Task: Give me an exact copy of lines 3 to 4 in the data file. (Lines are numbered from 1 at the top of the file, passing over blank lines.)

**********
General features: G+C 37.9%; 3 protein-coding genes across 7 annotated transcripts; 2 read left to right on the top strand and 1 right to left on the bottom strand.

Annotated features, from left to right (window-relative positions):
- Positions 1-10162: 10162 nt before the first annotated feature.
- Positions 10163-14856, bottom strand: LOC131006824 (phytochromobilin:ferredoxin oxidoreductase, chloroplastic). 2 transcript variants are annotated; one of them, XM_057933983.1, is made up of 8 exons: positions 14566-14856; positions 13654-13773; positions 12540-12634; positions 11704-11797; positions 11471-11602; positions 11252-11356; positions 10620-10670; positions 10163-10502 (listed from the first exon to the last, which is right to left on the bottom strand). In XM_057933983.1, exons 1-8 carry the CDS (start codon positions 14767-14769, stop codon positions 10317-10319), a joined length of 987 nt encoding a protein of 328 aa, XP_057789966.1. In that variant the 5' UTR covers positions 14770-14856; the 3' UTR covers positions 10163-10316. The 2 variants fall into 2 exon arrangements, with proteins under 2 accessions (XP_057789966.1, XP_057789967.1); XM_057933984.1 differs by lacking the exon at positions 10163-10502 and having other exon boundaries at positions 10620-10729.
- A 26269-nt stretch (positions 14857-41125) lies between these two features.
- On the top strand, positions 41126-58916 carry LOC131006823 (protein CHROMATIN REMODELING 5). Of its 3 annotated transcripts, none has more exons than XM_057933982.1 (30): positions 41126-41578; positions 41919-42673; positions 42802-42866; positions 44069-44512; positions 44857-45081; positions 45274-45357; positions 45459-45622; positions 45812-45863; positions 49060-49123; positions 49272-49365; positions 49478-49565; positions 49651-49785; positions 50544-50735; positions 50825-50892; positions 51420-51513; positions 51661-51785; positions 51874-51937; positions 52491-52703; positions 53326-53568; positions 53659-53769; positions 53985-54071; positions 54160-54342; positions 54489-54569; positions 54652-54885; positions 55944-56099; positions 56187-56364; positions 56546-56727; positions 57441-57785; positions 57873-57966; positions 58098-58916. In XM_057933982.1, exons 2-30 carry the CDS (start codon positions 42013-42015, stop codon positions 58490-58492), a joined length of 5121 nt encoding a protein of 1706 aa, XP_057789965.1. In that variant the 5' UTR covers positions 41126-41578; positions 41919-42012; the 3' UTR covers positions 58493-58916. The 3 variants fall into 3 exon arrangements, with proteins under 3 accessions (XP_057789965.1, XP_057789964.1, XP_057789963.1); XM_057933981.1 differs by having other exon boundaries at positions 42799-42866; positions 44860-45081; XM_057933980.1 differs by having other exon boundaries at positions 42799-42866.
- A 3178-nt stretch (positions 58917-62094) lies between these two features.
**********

- Positions 1-10162: 10162 nt before the first annotated feature.
- Positions 10163-14856, bottom strand: LOC131006824 (phytochromobilin:ferredoxin oxidoreductase, chloroplastic). 2 transcript variants are annotated; one of them, XM_057933983.1, is made up of 8 exons: positions 14566-14856; positions 13654-13773; positions 12540-12634; positions 11704-11797; positions 11471-11602; positions 11252-11356; positions 10620-10670; positions 10163-10502 (listed from the first exon to the last, which is right to left on the bottom strand). In XM_057933983.1, exons 1-8 carry the CDS (start codon positions 14767-14769, stop codon positions 10317-10319), a joined length of 987 nt encoding a protein of 328 aa, XP_057789966.1. In that variant the 5' UTR covers positions 14770-14856; the 3' UTR covers positions 10163-10316. The 2 variants fall into 2 exon arrangements, with proteins under 2 accessions (XP_057789966.1, XP_057789967.1); XM_057933984.1 differs by lacking the exon at positions 10163-10502 and having other exon boundaries at positions 10620-10729.